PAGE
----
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The basic structure of all soaps stay relatively the same despite the differing ingredients. This consists of a hydrophobic hydrocarbon tail (detracts water) and a hydrophilic anionic head (attracts water). 

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The type of fat or oil can result in a different length of the hydrocarbon but all in all the hydrophobic tail remains long. The carboxylate head is usually balanced by either using potassium + or sodium + . When making soap, triglycerides in fats and oils are heated with a strong alkali base like that of sodium hydroxide (lye). This produces three molecules of soap for every molecule of glycerol. 

This process is called saponification (illustrated below)

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Soaps are surface active substances also referred to as surfactants. This means they make water clean surfaces better. Water has very high surface tension, which means when you pour water on a table, it sticks together. Surfactants make it easier for water molecules to wet surfaces and increase the ability of dissolving dirt, and oil stains. 

The general rule for how soap works is ‘like dissolves like’. The nonpolar hydrophobic tails of soap attract the grease and oils that help dirt and stains adhere to surfaces. The hydrophilic heads remain surrounded by the water molecules which they are attracted to. As more soap molecules embed into a stain they surround and isolate little particles of the stain called micelles. The micelle has tails of soap molecules facing toward the grease with the head facing outward into water, which results in an emulsion of soap mixed with grease in water. Soap molecules partially dissolve the stain to form the emulsion that is kept in the water until the soap is rinsed with more water.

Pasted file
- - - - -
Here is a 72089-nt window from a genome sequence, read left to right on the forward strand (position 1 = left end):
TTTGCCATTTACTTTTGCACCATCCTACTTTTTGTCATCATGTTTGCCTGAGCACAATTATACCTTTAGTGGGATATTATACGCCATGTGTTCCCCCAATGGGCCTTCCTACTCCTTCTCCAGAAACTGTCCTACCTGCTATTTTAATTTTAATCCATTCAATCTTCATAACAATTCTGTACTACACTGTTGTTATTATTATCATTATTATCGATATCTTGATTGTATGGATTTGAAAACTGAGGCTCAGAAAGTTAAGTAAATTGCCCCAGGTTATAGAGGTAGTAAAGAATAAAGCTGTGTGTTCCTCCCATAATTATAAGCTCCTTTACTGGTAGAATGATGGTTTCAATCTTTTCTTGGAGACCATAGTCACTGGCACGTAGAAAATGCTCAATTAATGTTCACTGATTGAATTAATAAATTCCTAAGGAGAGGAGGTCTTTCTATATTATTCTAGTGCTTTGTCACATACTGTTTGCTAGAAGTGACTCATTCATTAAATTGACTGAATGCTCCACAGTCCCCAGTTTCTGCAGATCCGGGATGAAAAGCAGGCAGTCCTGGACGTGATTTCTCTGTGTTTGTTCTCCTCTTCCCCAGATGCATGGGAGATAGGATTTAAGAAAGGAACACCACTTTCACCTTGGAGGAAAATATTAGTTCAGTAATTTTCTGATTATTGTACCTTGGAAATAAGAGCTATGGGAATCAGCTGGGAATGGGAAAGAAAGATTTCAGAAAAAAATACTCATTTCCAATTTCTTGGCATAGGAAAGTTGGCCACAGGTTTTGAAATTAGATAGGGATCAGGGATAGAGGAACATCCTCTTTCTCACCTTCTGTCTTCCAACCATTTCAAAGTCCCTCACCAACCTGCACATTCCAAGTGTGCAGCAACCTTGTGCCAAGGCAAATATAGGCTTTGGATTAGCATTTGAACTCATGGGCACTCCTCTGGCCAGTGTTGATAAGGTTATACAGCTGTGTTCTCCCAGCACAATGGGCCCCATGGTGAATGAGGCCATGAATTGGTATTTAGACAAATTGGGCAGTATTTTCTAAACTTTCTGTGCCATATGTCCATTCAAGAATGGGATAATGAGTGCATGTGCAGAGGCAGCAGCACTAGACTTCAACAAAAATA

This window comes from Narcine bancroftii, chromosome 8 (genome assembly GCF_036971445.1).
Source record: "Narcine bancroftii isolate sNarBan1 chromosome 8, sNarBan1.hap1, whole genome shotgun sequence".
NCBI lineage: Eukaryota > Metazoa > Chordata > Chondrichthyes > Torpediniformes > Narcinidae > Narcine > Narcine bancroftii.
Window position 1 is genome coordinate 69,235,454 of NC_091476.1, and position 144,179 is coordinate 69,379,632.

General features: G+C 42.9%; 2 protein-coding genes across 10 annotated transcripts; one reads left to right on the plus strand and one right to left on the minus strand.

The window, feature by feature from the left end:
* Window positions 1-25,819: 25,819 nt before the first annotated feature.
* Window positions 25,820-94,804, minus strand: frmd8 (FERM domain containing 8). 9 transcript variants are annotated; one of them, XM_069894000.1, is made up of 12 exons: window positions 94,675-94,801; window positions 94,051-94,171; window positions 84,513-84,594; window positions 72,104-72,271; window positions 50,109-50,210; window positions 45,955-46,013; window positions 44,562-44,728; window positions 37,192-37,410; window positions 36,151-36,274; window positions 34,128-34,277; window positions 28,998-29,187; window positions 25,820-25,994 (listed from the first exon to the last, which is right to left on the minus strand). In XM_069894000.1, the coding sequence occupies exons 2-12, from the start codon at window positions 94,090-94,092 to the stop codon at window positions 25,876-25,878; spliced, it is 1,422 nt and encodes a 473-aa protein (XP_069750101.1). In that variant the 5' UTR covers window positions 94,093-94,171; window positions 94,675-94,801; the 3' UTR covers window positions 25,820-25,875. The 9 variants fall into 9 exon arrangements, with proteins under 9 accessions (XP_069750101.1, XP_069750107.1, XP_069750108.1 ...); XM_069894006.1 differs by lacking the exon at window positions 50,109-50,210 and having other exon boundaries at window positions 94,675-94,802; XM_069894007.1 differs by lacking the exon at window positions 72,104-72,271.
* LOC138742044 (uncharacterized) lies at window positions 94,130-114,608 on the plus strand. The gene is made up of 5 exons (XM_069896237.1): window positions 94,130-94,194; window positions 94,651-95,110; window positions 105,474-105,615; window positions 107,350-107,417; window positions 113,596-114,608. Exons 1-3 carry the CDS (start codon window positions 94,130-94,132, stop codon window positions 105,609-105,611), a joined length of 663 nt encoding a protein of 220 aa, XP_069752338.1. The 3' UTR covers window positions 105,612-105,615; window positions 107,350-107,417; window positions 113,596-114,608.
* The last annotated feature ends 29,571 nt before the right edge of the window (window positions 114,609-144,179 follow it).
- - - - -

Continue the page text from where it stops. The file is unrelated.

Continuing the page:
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Soaps don’t clean everything perfectly, like with water containing calcium or magnesium ions. Calcium and magnesium salts are insoluble which causes soaps to dirty surfaces because the soap binds to the calcium or magnesium. 

Soaps have since been replaced by synthetic detergents that have sulfonate instead of carboxylate head because sulfonates don’t precipitate with calcium or magnesium ions and have better solubility with water. But this doesn’t mean that synthetic detergents are necessarily better for the skin. Detergents are made for cleaning surfaces, clothes, dishes and other things that aren’t related to the skin. 

 

Bibliography

Brady, James E.; Russell, Joel W.; and Holum, John R. (2000). Chemistry: Matter and Its Changes, 3rd edition. New York: Wiley.